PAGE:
Cole Swider’s Career Stats
Hometown: Portsmouth, R.I.
High School: St. Andrews
Fast approaching the commencement of what will likely be one of the most unique seasons in college basketball history, Cole Swider finds himself upon the precipice of a make-or-break year. It’s no secret that Swider’s first two seasons were not on par with what the ‘Nova Nation was expecting when the top 35 recruit committed his future to Villanova, but with the departure of Saddiq Bey and the return of Bryan Antoine’s dreaded shoulder injury, Swider has a chance to play one of the more influential roles in this year’s team.
Ranked at 34th in the country in ESPN’s Top 100 recruiting class of 2018, Cole Swider was recruited to Villanova primarily for one reason: to shoot the ball, and to shoot it well. In a freshman year that was hindered by an injury to his shooting hand, Swider’s numbers—all of which came from the bench—were not enough to stir much excitement among the Wildcat fanbase: 3.5 points per game wasn’t turning any heads.
Last season, Swider began to show sparks of the player that he could be, but with the talent that was present up and down the roster, his 6.1 points per game didn’t earn him a solidified starting spot, as he came off the bench for just about half of his appearances.
What he lacked at the end of the day was the consistency to turn those sparks into flames over the course of the season–his 45.8% from deep in the first 12 games dwindled to a measly 28.3% in the final 19. However, the talent is there: he shot 50% from behind the line in losses to Ohio State and Marquette, proving that he can do it in the face of tough opposition.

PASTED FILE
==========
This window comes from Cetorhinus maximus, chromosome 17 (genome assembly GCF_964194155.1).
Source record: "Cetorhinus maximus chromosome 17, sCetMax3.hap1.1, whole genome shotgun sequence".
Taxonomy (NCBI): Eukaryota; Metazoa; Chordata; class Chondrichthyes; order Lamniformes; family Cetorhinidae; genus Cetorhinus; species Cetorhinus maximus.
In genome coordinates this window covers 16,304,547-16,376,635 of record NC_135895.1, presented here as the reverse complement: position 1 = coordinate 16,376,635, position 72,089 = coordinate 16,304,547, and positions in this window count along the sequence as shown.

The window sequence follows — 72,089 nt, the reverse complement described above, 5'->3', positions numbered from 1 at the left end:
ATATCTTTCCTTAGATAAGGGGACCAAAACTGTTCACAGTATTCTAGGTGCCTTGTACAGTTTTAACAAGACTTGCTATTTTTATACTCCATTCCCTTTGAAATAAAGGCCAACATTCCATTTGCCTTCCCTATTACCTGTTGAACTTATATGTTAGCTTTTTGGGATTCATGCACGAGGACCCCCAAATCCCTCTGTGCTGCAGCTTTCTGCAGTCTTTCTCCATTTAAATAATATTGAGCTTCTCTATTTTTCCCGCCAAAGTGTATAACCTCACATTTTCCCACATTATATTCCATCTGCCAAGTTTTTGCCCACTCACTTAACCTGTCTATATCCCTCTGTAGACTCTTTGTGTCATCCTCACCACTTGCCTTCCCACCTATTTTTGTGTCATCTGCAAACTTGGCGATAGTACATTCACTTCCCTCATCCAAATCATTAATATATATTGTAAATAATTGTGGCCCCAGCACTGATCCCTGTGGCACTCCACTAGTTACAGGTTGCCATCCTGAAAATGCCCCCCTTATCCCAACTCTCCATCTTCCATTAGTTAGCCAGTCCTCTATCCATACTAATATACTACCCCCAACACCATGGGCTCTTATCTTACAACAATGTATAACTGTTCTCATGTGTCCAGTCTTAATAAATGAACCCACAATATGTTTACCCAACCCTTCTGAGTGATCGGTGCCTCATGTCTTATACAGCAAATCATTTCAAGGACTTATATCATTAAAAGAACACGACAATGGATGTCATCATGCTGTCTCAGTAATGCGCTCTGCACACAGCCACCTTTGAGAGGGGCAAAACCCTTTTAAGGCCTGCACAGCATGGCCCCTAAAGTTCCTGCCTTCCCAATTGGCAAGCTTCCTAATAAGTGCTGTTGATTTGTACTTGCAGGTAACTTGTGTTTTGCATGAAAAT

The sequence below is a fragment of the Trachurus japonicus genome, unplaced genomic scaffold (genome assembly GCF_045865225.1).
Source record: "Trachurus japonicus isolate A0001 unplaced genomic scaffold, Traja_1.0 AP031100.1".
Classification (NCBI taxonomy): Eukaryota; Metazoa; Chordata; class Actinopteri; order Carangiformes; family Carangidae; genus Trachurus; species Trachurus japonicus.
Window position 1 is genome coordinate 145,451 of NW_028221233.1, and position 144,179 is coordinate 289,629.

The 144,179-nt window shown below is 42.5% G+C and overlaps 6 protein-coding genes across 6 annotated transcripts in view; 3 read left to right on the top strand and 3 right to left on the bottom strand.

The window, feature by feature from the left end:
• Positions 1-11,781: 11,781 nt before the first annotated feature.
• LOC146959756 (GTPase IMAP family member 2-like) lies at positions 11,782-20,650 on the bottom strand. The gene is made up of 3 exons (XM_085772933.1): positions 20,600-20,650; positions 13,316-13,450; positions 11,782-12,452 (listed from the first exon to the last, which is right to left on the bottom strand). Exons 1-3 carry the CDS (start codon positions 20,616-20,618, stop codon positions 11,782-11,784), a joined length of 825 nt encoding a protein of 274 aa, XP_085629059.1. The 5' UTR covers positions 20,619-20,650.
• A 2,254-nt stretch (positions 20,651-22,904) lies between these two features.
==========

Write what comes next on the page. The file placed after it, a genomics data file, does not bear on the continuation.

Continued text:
Now, Cole Swider has the chance to show fans just how good he can be. It’s very possible that Jay Wright gives the junior the nod come the first few games of the season ahead of players like Caleb Daniels and Eric Dixon solely based off of Swider’s experience in a Wildcat jersey, something that Daniels and Dixon still lack. Maintaining that spot, however, will be the challenge. Improving slightly on the defensive side of the ball, as he did from freshman to sophomore year, will be something Wright expects from Swider, but the real measuring stick will come on offense.
The sophomore-to-junior jump is not an anomaly to Villanova fans in recent years. It’s not hard to recall another shooter among the 2016 National Champions who came into his junior year averaging 5.3 points per game and a 3 point percentage (37.1%) similar to Swider’s (33.1%), and we all remember how that turned out for UNC in the final 4.7 seconds of the season.
Kris Jenkins and Cole Swider are two different players of course, but nonetheless, the junior forward has the opportunity to fill some very big shoes and much needed points if he steps up and turns that switch like Jenkins did in the second half of that season.
Best Case Scenario: Cole Swider hits the ground running with another year of play under his belt. He finds a consistent rhythm, shooting 40% from behind the arc and maintaining the same and or better numbers on the defensive side of the ball. Swider’s newfound form earns him more minutes, and even a starting spot as a ‘3’ or ‘4.’ He becomes the outside shooter Nova fans have been waiting to see, perfects the signature shot-fake and drive, and fully molds into the team’s system.
Worst Case Scenario: Swider’s hand gets hot at times, but overall his inconsistencies remain. After two years in a Wildcat uniform, he knows the system but just can’t seem to fully fit into it, leaving open an opportunity for the likes of Dixon or Brandon Slater to step into that forward role. Swider becomes the 6th or 7th man, a still prominent figure contributing points off the bench but not the force that fans had hoped for.
Wisdom of the Crowds
How many points per game will Cole Swider average this season?
This poll is closed
6.0 or fewer
6.1 - 9.0
9.1 - 12.0
12.0 or more